Two years ago, Dow found itself at a crossroads. The multinational manufacturer of chemicals, plastics and other products had just merged with rival DuPont, and employees knew that tremendous change was coming.
Not only was the then-new DowDupont to be split into three companies—Dow Inc., DuPont de Nemours Inc., and Corteva Inc.—Dow also knew that its customer experience had become staid. Rather than fear the unknown of the coming change, Dow used the change as a catalyst to rework its customer experience.
Over the decades, the 127-year-old company’s focus had shifted away from making customer satisfaction a top priority, to keep its plants around the world operating at peak efficiency.
A wake-up call for Dow
The company’s unofficial motto internally was “push the pounds,” slang for maximum production at low cost. In addition, the company’s culture had become one of the multiple divisions operating with their own mindset when it came to customer experience.
“There was a joke that our name Dow stood for ‘Do it our way,” Jennifer Zamora, director of global customer experience and employee experience for Dow told an audience at B2B Next. “That was a wake-up call for us. We had to ask ourselves: ‘Is this how we want to be known to our customers?’”
The answer, Zamora said, was a resounding no. Management realized there had to be a new Dow, with new customer experience. “This was our golden moment to stop talking about the customer experience and really do something about it,” she said.
The first step in creating a better customer experience was to make being customer-centric the fourth pillar of the company’s mission. The other three pillars are innovation, sustainability, and inclusiveness. “This was a huge step because for the first time in company history, being customer-centric was a core part of the company’s focus,” Zamora said.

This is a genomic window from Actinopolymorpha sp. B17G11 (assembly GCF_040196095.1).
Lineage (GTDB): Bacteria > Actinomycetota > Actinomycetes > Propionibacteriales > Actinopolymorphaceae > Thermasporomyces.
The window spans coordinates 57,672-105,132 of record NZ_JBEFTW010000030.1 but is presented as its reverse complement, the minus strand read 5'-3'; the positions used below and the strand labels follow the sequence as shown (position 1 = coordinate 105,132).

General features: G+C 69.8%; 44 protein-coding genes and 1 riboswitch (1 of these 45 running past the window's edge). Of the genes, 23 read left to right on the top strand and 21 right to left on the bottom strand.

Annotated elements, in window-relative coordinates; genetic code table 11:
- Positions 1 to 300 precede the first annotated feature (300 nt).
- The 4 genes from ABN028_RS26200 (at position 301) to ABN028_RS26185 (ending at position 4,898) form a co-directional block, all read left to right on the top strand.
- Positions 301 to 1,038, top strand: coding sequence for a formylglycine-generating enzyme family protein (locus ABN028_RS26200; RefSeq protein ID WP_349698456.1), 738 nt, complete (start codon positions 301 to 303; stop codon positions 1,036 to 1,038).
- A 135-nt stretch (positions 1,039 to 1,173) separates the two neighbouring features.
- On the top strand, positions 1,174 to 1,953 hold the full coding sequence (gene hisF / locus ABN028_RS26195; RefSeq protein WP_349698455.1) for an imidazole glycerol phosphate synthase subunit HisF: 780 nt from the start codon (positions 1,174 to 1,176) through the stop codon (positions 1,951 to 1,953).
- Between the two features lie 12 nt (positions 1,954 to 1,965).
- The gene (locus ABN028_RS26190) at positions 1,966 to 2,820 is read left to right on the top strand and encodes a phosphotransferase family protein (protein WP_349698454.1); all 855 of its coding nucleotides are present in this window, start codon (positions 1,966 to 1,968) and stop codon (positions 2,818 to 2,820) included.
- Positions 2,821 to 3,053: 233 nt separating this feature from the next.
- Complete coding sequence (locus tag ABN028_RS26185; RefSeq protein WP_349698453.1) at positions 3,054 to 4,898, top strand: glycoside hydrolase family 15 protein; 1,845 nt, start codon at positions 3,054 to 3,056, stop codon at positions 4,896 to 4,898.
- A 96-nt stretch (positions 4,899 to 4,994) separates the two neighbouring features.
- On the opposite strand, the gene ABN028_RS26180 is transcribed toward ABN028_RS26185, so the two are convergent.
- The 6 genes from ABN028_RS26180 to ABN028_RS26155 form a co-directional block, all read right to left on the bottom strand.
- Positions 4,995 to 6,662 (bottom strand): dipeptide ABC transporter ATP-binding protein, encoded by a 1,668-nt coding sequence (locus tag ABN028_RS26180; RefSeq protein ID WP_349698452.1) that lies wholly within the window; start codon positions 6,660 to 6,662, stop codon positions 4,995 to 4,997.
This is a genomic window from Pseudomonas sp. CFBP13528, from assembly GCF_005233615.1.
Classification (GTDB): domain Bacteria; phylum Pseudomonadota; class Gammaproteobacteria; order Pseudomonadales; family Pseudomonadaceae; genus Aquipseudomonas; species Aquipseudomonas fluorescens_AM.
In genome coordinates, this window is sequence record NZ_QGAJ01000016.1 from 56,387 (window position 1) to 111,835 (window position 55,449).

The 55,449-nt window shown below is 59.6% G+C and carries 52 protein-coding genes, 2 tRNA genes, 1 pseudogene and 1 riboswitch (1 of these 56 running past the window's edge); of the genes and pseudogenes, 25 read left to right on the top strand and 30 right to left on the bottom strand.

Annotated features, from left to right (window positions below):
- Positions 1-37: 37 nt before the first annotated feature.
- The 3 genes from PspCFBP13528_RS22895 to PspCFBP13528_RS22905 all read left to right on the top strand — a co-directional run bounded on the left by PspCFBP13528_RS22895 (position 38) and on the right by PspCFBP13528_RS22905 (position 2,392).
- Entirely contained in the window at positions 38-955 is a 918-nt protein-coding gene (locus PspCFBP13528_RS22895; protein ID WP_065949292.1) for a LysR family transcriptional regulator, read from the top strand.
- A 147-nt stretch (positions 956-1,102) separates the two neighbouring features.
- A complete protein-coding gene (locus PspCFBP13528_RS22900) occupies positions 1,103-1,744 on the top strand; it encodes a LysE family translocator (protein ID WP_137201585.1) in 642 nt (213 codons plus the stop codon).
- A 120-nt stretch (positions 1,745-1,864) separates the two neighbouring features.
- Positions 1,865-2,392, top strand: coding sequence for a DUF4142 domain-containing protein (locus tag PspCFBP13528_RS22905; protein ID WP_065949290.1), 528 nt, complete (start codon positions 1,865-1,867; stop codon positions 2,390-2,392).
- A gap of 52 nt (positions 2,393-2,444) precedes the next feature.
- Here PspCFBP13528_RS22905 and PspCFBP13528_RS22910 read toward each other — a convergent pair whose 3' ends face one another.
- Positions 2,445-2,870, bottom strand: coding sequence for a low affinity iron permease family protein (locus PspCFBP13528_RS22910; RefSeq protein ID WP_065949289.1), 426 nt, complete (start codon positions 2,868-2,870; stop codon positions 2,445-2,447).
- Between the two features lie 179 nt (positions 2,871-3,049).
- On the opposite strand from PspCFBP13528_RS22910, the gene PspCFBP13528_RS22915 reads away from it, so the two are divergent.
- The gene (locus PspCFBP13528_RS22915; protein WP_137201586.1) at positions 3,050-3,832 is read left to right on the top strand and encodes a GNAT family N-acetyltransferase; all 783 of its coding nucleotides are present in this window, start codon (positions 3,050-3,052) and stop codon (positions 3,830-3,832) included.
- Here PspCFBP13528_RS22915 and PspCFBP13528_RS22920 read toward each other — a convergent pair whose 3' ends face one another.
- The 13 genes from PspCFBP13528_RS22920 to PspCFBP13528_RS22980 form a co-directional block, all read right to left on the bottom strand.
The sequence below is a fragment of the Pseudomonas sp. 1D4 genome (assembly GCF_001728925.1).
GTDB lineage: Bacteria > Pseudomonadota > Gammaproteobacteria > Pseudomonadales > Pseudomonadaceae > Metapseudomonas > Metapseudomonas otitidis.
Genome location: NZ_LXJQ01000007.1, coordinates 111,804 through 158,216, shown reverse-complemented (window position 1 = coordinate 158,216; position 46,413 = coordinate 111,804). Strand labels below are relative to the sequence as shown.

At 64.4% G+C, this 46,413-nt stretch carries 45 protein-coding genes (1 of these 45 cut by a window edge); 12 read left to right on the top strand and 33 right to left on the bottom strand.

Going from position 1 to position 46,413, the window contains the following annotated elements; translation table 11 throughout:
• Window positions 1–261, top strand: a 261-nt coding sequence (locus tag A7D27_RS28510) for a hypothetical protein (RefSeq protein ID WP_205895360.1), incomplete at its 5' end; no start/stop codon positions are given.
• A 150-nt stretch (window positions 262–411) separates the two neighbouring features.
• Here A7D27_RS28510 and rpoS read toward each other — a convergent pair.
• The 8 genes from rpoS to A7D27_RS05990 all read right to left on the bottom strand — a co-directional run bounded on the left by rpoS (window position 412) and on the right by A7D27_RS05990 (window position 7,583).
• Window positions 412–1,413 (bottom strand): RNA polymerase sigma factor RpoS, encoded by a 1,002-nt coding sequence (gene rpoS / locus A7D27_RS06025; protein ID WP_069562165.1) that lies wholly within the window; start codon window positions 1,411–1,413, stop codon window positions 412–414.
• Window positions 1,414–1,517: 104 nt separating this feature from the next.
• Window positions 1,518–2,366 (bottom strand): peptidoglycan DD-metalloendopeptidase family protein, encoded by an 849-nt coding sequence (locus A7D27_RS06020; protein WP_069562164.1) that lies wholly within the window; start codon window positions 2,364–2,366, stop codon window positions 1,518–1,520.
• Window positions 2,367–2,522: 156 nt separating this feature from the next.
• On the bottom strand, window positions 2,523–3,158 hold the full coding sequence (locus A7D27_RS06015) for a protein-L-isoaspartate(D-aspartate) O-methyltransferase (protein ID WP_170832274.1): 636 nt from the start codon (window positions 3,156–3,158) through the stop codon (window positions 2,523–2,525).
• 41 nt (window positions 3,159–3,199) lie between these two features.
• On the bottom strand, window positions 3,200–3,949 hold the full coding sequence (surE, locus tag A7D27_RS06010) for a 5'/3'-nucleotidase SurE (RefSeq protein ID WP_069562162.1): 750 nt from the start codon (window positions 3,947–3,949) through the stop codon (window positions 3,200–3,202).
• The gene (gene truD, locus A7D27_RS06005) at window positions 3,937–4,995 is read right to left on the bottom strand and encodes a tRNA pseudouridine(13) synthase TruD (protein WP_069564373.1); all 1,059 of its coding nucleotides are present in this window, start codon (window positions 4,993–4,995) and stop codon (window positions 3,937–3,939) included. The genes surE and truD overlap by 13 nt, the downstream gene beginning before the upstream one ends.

The three disciplines designated to drive Dow’s customer-centric approach are: listen to the customer, improve customer touchpoints, and prioritize customers. By adhering to these three principals, Dow employees are focused on making it easy and enjoyable to work with Dow, and effectively meet their customers’ needs during each interaction, Zamora said.
Tools to improve customer experience
To keep its employees focused on delivering better customer experience, Dow launched a customer-experience website on its intranet, or internal corporate internet network, where employees can learn more about the tools available to improve the customer experience at every customer touchpoint.
The company also conducted a series of regional customer experience journey-mapping sessions, in which customers from a specific region of the world were invited to discuss problems they experience. Dow decided to conduct the journey-mapping sessions regionally because customer problems differ by region.
“We’ve spent the last year peeling back the onion and identifying customer pain points and finding ways to address them,” Zamora said. “We’ve also focused on prioritizing the customer to make sure we don’t over-deliver or under-deliver when it comes to the customer experience. Our goal is to find the right balance for each customer.”
Surveying customers and distributors
Dow has also begun conducting an annual customer survey. Customers are placed into groups, and Dow surveys each group, splitting the surveys up among the four quarters of the calendar year. “That way we have a constant flow of information that we can analyze throughout the year,” Zamora said. “We have also found that customers won’t keep responding to a survey if they don’t see changes result from the information provided.”
Since launching the surveys, Dow has seen response rates steadily increase. Plans are in the works to expand the surveys to Dow’s distributors. The company started surveying its direct customers first to keep the process more manageable.
“Changing the customer experience is about having a long-term vision for what the customer experience will be and how you are going to get there,” Zamora said. “We know that achieving our vision is going to take time, but we are committed to the journey.”
Peter Lucas is a Highland Park, Illinois-based freelance journalist covering business and technology.
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